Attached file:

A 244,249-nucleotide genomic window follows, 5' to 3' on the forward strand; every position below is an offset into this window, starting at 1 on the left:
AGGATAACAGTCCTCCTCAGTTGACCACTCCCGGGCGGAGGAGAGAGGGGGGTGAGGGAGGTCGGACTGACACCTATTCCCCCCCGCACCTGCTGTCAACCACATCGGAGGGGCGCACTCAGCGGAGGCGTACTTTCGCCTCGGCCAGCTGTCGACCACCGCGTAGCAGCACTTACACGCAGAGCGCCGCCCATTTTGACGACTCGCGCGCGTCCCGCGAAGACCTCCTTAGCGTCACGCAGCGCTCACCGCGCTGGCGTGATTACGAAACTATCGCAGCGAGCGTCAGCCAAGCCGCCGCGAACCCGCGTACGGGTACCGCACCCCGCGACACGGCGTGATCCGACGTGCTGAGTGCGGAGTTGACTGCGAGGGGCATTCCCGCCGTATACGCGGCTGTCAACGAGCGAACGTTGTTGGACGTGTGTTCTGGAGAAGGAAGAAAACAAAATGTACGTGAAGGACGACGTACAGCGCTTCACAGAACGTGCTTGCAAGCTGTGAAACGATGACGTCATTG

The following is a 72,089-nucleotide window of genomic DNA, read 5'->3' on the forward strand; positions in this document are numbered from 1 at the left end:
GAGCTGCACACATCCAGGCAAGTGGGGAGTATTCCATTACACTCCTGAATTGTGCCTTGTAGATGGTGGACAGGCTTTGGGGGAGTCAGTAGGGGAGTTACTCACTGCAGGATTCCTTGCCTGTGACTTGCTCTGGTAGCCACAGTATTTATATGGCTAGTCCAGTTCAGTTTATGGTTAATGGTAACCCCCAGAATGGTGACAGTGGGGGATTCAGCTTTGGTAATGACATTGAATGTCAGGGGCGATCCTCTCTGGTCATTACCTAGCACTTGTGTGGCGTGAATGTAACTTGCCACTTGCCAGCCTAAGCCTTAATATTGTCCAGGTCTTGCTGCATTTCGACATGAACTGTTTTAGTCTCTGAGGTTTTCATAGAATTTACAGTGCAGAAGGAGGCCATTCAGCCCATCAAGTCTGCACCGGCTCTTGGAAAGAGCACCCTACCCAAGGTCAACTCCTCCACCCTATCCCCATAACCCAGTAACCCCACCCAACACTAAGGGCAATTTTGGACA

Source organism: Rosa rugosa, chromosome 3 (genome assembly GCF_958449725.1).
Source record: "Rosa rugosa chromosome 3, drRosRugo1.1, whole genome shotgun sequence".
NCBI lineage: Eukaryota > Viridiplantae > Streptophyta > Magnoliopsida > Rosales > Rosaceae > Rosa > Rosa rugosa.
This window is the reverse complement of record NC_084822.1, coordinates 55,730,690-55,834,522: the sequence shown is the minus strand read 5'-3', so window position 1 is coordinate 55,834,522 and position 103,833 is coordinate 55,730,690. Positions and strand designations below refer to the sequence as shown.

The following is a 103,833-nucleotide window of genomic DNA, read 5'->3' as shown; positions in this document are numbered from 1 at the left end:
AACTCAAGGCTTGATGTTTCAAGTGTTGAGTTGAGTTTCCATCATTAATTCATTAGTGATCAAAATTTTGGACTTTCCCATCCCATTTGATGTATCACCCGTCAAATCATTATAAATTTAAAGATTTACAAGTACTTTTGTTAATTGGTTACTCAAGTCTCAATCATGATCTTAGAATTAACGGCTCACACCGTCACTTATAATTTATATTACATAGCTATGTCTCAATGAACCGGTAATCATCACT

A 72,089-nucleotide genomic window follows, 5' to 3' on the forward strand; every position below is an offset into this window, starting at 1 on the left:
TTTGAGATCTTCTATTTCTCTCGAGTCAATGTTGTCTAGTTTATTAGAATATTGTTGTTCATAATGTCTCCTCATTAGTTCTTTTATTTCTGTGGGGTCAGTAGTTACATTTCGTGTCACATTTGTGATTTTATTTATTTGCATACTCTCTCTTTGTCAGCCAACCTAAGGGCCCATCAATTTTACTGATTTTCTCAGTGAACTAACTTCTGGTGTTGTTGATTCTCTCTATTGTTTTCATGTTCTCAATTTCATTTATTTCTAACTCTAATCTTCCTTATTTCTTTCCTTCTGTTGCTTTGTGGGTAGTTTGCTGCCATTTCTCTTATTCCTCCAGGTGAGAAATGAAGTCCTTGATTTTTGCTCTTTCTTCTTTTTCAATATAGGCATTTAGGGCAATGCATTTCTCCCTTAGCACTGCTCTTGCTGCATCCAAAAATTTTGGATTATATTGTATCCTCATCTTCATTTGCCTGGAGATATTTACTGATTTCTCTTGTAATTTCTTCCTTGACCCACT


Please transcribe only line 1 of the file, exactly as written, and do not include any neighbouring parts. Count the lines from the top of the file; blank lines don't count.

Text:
A 244,249-nucleotide genomic window follows, 5' to 3' on the forward strand; every position below is an offset into this window, starting at 1 on the left: